A few months ago before the outbreak, I visited a concert held in a small theater. During the performance, I was amazed by the harmony between the band and the singer. Since most people go to a concert with the expectation to hear the singer, they don’t pay any particular attention to the bands. Needless to say, however, all band members are critical in recording and performing. Wanting to find out more about the life of an un-sung band member, I interviewed a veteran guitarist, Chung Kyung-Jin.
Chung is special; handles most of the devices during all performances in the band “Korean.” Like all other performers these days, he is deeply concerned about the state of the performance industry as most, if not all, of it is basically shut down thanks to the Coronavirus. When I began asking about his music and his career, his eyes began to sparkle.
|[Listenting to the explanation of the guitar devices. Photo Courtesy of Racheal Chung]|
First of all, I wanted to know how long he had been playing the guitar. "I was playing with my cousin’s guitar when I was twelve," he said, adding that his cousin brother taught him his first-ever song on a guitar. He was instantly hooked. He started teaching himself guitar pouring over how-to play-guitar books. “It’s been thirty years since, and now I can play all types of guitars.”, he added with a chuckle.
Chung told me that it was difficult to convince his parents back when he decided to play guitar for a living. At the time, being a musician was not considered a respected profession. Cold eyes, or downright consternation, was all he could expect from his parents. Difficult years followed. Musically, and especially financially, he struggled for many years. Still, he persisted in practicing in the instrument on his choice. His hard work had paid off in 2005 when he joined his first band for the program ‘Gag Concert’ and ‘Concert 7080’. These first gigs began opening doors for him as a musician, and he began to improve as a performer on stage as well.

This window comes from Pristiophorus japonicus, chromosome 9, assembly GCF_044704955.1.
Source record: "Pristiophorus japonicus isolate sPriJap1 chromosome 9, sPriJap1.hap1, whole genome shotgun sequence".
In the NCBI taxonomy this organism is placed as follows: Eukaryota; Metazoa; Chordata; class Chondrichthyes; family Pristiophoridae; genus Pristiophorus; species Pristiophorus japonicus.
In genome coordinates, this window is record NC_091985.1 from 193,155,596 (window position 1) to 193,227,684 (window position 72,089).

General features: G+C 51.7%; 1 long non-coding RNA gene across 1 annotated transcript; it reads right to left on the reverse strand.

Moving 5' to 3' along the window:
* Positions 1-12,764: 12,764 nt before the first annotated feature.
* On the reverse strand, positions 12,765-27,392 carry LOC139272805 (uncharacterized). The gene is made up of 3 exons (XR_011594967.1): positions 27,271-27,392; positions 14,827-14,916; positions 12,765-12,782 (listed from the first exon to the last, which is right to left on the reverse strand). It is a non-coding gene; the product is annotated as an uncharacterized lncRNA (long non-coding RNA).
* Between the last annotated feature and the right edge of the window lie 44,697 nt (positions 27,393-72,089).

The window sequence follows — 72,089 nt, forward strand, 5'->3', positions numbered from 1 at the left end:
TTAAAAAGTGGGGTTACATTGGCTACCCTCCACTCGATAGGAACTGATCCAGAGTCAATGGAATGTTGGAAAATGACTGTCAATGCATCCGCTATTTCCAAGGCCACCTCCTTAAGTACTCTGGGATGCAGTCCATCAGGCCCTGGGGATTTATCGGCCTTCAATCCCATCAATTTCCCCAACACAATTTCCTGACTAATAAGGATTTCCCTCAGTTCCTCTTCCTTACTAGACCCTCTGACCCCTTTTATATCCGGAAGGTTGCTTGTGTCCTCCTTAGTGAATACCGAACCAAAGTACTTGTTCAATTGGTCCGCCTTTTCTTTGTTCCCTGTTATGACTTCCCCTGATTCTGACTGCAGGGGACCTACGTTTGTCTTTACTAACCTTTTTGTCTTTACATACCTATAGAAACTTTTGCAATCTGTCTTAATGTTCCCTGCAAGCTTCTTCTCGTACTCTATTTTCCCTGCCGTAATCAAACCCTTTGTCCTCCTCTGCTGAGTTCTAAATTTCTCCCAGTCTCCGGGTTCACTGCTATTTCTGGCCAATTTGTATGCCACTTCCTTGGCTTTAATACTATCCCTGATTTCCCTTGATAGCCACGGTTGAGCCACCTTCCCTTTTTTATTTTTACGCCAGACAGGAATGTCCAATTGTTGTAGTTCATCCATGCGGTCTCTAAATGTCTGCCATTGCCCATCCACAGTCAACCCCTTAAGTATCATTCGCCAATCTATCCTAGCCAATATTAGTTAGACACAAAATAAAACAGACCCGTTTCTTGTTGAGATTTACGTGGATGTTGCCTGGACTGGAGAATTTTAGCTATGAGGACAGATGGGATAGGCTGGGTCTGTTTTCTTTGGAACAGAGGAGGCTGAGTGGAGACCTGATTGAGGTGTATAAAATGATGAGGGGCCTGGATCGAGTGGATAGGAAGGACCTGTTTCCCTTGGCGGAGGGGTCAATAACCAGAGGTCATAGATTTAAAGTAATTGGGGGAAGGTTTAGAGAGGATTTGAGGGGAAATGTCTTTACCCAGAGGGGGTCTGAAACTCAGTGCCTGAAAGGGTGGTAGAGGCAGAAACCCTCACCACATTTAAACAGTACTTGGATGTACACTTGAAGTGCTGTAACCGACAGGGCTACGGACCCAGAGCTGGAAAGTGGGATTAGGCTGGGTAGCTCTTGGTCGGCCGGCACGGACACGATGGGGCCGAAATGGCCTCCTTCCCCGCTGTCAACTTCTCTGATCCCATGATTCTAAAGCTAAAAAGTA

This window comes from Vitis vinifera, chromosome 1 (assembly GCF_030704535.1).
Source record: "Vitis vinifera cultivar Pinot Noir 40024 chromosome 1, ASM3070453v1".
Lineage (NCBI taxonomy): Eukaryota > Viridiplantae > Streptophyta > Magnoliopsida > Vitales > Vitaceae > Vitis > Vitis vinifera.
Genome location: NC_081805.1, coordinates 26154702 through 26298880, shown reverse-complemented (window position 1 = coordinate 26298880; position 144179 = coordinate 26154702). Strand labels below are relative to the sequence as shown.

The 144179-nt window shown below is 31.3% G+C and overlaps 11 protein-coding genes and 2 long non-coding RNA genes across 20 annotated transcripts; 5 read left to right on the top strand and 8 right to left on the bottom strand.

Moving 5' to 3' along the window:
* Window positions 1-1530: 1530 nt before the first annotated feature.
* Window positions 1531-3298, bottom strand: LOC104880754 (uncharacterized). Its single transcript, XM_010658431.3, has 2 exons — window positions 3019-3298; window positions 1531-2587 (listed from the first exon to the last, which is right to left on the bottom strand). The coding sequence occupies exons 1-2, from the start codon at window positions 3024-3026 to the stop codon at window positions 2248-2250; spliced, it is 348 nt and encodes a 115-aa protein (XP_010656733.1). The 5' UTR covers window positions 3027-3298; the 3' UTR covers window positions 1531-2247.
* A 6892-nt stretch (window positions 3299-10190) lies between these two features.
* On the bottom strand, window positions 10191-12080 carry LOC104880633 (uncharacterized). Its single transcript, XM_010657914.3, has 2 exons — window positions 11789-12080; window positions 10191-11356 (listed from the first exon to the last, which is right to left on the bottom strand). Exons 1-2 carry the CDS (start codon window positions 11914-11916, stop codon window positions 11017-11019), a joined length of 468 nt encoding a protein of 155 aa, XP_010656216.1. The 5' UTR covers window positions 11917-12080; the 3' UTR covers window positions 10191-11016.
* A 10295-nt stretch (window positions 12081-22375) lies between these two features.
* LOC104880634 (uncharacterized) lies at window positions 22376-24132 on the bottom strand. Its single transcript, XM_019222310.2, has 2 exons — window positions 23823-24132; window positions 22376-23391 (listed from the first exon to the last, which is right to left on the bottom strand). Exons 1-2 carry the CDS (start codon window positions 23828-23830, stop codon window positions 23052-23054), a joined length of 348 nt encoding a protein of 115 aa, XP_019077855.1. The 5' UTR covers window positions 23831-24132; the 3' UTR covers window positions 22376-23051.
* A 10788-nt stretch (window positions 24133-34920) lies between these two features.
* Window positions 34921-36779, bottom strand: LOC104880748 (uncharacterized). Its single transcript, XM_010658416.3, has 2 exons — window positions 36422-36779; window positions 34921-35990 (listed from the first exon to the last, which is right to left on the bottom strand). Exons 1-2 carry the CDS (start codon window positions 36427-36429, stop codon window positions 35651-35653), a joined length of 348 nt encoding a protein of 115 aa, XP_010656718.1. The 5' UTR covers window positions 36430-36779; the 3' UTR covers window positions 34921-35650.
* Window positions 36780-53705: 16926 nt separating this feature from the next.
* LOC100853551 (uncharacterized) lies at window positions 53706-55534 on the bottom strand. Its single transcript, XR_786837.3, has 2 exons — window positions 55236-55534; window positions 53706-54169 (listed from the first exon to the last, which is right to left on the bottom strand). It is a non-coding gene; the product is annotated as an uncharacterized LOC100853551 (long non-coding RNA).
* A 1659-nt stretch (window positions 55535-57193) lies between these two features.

|[Picture of Chung Kyung-jin performing on stage. Photo Courtesy of Chung Kyung-jin]|
During his career as a guitarist, he has participated in vast number of different musicals and concerts all over the country. As this is his fifteenth year as a professional guitarist, I asked him about his most unforgettable performances. After a long silence, he picked the concert ‘2010 Kim Jang-hoon & PSY One Touch 20-10’. Chung added that the Czech national symphony orchestra participated in the recording of Kim Jang-hoon’s tribute album ‘Letter to Kim Hyun Sik’, and that they were invited to perform live at the concert.
What makes Chung special is that he's not only a guitarist but also a machinist. Since 2004, he started to make music-related devices like Controllers and Switchers based on his own experience. Additionally, he sets up his customer’s pedalboards to reach their full potential as a musician. When he added that he handcrafts all such devices, I asked him about the fundamentals of the machines. Although he talked about a few operating systems, he emphasized a technical standard called 'MIDI'. He said, "They use a communication protocol called 'MIDI', which stands for Musical Instrument Digital Interface. This helps the customers control their guitar rack system."
|[Guitar devices (Controller, Switcher) / Photo Courtesy of Chung Kyung-jin]|
Juggling two jobs, one as a device developer and the other as a musician, is a challenge, Chung said. Because all devices have to be handcrafted and tested by him, he finds himself working day and night almost all the time, leaving precious little time to practice. Chung also mentioned that his long-term goal is to help his customers find their best sounds. Before finishing up the interview, I asked Chung if he has any idols he looked up to. He answered, “Nah. I respect all performers who pour their souls out to make the audiences feel joy, anger, sorrow, and pleasure. That’s what music is all about.”
Freshman (Grade 9)
Valencia High School
Racheal Chung firstname.lastname@example.org
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